Dissociative Identify Disorder: A Sliver of Grief

It was easy to get lost in a virtual reality; I’ve always lived in one

My experience of dissociative identity disorder is unique yet part of
a pattern of signs and symptoms expressed by different people in
similar ways.

Each person is unique but our bodies are variations on a theme
shared by all animals.

I like to give a clinical context to my discussions of life with DID.

People with DID are not crazy, I use reason to cope with a chaotic
inner world.

I’ve addressed the experience of psychological regression in earlier posts.

Digital painting of a child weeping in a pool of blood

Regression: n. a return to a prior, lower state of cognitive, emotional, or behavioral functioning. This term is associated particularly with psychoanalytic theory, denoting a situation in which the individual reverts to immature behavior or to an earlier stage of psychosexual development when threatened with overwhelming external problems or internal conflicts. —regress vb. —regressive adj.>>>>

 

Atavistic Regression, a term first used in hypnosis, describes a reversion to the ‘ancestral self’.

Dissociative Identity Disorder begins as a protective self-hypnosis that becomes more extreme and elaborate over time.

“Self hypnosis is central to the development of dissociative symptoms and DID.”Dissociative Spectrum Disorders in the Primary Care Setting

A person with DID may experience atavistic regression on a spectrum from feeling oddly younger to becoming a child self with all the mannerisms and speech patterns of a child.

Child alters often talk in a child-like way, but unlike a biological child they can normally understand abstract concepts and long words. They are often found to hold memories of child abuse which occurred at around the age the child alter feels he/she is.  Some may have the speech or appearance of a very young child, the youngest being unable to talk, read or write. Child alters should not be confused with the concept of having an “inner child”, which applies to non-dissociative people.  Child Alters and DID

Bobby is one of the teens: he has access to a lifetime of information.

My first best friend

A brownie snapshot of a boy age 8 and a girl age 5
My Sister was my first best friend.

I last saw Sandra In 1980.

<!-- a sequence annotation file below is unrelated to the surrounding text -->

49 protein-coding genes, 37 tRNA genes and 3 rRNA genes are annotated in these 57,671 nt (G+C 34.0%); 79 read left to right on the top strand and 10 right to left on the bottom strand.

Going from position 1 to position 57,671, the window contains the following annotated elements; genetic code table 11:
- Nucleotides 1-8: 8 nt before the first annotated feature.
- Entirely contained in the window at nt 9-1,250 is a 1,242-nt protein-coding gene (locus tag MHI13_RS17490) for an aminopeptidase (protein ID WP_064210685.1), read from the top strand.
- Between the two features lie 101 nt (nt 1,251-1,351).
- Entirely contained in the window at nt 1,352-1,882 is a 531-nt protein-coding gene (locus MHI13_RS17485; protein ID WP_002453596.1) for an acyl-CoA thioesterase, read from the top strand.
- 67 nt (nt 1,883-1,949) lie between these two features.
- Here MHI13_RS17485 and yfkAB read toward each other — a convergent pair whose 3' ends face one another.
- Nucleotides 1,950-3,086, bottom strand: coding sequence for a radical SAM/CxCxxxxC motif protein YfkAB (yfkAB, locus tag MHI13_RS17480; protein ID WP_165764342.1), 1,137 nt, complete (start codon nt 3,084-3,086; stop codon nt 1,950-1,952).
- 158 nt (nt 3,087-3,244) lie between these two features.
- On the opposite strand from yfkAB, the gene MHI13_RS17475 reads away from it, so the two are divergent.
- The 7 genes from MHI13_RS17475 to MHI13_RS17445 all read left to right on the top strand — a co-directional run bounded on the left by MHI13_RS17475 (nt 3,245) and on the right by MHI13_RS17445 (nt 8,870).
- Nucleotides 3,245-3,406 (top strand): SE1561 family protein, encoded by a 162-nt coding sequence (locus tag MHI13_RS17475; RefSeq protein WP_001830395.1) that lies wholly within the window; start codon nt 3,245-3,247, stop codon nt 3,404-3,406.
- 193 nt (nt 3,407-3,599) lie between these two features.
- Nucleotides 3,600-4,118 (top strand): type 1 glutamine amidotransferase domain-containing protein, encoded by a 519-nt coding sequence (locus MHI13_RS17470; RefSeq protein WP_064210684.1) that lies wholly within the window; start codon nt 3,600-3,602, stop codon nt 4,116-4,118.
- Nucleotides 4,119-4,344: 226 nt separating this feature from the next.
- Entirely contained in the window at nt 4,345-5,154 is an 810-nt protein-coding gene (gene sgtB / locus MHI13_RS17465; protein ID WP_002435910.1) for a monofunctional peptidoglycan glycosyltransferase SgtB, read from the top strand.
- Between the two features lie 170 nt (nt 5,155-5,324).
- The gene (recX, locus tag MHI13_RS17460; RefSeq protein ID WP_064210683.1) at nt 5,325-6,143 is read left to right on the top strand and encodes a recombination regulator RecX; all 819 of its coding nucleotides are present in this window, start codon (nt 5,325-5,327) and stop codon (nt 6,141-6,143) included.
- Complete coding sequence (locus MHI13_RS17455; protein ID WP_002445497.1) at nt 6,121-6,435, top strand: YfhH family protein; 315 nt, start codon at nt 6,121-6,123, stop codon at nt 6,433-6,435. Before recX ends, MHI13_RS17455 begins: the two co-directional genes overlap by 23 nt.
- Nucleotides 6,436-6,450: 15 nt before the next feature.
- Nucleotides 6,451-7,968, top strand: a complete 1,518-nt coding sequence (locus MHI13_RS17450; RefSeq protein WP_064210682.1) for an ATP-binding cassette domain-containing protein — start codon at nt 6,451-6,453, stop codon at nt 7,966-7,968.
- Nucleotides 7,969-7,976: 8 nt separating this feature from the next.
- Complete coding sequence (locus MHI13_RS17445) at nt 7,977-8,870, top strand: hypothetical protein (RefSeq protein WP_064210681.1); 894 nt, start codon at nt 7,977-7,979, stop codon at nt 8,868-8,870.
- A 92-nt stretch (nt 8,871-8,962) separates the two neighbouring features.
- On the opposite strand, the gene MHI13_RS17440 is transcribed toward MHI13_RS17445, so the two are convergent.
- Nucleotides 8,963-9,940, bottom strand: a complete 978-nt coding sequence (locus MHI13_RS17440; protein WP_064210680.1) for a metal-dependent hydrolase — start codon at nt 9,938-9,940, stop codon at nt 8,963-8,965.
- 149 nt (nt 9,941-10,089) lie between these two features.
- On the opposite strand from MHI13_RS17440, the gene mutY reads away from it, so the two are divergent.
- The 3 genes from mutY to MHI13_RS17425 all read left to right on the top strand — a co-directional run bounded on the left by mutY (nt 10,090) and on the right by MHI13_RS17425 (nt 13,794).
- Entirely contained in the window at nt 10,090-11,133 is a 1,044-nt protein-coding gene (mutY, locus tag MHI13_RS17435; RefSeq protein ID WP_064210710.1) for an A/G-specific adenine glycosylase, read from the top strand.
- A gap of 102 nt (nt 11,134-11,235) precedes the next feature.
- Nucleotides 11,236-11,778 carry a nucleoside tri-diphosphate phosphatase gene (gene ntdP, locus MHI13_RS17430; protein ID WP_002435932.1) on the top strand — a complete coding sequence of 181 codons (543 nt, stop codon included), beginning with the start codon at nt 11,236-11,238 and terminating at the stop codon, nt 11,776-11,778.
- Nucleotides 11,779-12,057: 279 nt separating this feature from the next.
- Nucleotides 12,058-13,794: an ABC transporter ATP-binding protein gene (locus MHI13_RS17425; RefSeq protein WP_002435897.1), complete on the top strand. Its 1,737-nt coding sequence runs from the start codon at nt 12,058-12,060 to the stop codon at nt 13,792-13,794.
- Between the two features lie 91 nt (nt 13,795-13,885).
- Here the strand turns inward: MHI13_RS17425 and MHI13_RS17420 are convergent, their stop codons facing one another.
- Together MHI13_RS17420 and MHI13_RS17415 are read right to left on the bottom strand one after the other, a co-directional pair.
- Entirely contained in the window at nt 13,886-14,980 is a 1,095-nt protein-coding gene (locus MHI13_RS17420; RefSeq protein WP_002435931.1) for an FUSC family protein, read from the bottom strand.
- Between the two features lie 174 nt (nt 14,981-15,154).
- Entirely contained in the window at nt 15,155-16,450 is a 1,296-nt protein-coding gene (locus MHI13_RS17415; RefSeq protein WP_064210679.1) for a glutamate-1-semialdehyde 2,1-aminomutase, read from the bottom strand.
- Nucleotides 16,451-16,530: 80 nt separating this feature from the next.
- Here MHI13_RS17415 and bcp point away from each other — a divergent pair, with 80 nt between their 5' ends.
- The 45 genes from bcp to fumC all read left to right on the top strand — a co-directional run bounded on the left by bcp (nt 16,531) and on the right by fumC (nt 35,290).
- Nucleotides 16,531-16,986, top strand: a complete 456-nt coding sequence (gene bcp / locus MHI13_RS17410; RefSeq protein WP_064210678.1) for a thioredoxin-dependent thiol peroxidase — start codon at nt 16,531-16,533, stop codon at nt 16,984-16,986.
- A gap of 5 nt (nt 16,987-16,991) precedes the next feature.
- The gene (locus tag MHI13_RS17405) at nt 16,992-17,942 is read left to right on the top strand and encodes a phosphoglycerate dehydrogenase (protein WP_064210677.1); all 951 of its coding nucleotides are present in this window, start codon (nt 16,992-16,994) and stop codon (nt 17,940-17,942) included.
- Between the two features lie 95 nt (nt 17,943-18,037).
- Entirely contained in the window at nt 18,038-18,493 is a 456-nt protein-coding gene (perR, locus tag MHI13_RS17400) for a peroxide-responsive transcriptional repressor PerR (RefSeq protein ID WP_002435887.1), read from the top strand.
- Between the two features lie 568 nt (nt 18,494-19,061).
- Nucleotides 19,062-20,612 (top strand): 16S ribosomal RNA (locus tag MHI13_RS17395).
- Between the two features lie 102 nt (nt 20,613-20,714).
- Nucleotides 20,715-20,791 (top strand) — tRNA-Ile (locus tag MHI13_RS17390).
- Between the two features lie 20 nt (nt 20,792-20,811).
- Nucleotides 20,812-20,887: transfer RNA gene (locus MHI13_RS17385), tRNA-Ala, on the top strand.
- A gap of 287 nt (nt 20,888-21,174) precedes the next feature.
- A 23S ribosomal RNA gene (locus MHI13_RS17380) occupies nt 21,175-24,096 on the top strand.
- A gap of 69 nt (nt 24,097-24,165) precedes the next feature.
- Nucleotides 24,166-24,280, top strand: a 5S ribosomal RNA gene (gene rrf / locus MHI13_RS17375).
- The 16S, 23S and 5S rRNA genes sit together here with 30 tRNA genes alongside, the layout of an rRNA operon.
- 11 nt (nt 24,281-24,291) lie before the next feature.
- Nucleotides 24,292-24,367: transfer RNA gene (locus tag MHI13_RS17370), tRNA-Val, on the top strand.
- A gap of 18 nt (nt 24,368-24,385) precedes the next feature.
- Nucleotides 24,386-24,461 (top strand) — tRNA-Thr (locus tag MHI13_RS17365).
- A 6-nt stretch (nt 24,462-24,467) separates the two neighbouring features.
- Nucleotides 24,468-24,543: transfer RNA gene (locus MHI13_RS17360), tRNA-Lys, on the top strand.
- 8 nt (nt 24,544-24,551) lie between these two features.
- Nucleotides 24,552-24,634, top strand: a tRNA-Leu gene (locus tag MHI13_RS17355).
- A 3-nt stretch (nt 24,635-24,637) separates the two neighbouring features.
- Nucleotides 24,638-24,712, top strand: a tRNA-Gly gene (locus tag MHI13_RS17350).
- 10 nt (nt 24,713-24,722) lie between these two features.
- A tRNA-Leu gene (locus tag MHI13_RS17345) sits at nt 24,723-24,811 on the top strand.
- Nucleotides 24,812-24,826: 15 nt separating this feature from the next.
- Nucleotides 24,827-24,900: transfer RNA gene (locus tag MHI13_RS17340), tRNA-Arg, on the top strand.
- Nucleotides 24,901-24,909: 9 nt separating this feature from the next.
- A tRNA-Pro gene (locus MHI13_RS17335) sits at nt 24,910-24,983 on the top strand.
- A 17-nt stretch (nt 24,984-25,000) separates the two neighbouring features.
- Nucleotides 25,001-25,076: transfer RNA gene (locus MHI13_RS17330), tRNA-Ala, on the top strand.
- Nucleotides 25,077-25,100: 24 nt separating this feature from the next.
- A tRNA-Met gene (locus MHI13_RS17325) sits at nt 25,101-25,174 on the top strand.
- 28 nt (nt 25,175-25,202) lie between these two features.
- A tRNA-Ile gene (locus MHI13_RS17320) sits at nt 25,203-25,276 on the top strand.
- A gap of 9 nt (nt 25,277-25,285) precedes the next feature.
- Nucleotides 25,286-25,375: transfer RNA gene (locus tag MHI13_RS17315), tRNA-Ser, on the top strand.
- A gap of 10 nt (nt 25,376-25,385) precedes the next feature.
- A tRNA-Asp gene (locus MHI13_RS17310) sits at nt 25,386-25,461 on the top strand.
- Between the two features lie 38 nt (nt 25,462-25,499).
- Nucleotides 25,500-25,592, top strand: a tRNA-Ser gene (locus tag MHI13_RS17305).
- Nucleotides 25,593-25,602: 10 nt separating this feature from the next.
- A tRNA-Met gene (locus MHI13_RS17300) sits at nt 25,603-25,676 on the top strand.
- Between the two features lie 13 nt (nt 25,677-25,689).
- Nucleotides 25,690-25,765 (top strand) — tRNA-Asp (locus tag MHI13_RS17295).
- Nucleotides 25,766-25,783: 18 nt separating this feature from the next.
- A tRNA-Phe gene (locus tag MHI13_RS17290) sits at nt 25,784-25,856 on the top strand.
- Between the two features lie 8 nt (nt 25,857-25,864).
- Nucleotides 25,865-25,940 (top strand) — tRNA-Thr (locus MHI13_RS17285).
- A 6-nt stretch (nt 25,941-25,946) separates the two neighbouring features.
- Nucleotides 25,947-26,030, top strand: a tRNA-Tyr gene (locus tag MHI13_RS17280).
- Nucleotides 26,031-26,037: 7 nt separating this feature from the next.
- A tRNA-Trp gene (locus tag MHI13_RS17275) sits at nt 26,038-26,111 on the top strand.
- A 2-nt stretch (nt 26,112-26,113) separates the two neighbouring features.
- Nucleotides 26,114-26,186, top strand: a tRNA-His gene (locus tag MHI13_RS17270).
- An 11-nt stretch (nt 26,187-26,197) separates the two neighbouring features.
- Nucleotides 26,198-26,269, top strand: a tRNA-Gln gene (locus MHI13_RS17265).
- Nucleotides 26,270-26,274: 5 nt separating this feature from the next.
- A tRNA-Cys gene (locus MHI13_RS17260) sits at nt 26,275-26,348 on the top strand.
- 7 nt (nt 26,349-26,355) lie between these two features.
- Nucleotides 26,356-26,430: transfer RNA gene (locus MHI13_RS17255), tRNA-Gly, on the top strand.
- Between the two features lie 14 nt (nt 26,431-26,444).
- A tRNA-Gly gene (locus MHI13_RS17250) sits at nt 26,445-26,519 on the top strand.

We watched the sun set at Colonial Lake and reminisced about a game we called Super Girl; I lay on my back and raised her up on my hands and feet: she stretched out like an acrobat and flew while I sang nonsense lyrics to the theme from ‘Superman.”

When Sandra died I went numb and flew to West Virginia; I spoke at her
funeral and flew home the next day.

Sanpshot of the wing of a plane against a surreal horizon taken with my Samsung
On the Flight from Charlotte to San Francisco

Death’s Anniversaries

“Anniversary reactions are the re-experience of a prior traumatic event — a death, a disaster or an individual tragedy. They are triggered by a specific date or event that strikes a chord deep inside our minds, which can be a traumatic portal to the past. A birthday, a notable date or a holiday can link to an earlier moment in our lives that was full of trouble, hurt or conflict. When they do occur, a person who may be highly functioning can be overcome and feel powerlessness, even immobilized.”  Mastering the Anniversary Reaction

When Sandra was born, I was 4 and already dissociating.

When Sandra started walking, I ‘became’ a little girl. I called
myself Sara.

We spent hours playing with dolls or making mud pies on the porch.

Everyone grieves but not everyone grieves in fragments.

After my sister’s birth, my Mother’s abuse worsened, as did the anti-Semitic
abuse of our Evangelical neighbors.

Jews were not the ‘right kind’ of white people in the segregated South
of the early 1960’s.

When I was six I signed my name ‘Antonio’.

I don’t know how many child parts knew my sister and loved her.

Shortly after Christmas, I noticed I felt like a child.

I lost confidence in my writing and lost skills; I forgot how to
proofread and spell.

Then grief and tears and a thought: my first best friend is dead.

‘My first best friend is dead.’

A Sliver of Grief

The Nurse picks
you up and shows
you to

Daddy,

and I
cry

because

I live in

the future

and
you are
dead–

and I am
alone.

(c) Rob Goldstein 2019

This film is an over the top yet accurate depiction of how DID feels inside:

Precious Illusion

as I watched

your photograph fade

and

disintegrate

I wept because

I knew

it was

the last time I’d

see you

(c) Rob Goldstein January 2019

A scan of a weathered photograph of a young woman in her teens
Sandy at 17

 

This month marks the second anniversary of my Sister’s death. I need to take a few days off from my blog to let myself grieve.

I’ll be back soon…

Rob

My Dad’s a Goldfish – For John M

A powerful expression of love and respect from Mary Smith

My Dad Is A Goldfish

A friend has recently gone into a care home. He has a rare form of frontotemporal dementia. It is progressive and irreversible. The brain’s frontal lobe controls planning, judgment, emotional control, behaviour, inhibition and its temporal lobe affects language, along with emotional response and behaviour.

We have been friends for over fifty years – from when he used to walk me home from school carrying my books. We did our homework on the phone. I helped him with English, he helped me with French. We shared so much over those growing up years. Our lives went off in different directions but we always kept the connection – until very recently.

He can no longer take care of himself. He is only sixty three.

I owe him a great deal for the windows onto new worlds he opened for me. I’d like to think I opened some for him, too. This…

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In the Turbulent Night

Arms
and
legs

twisted
in
the
turbulent
night

penetrate
& bruise

till the
center
implodes

and
silence.

(c)Rob Goldstein 2018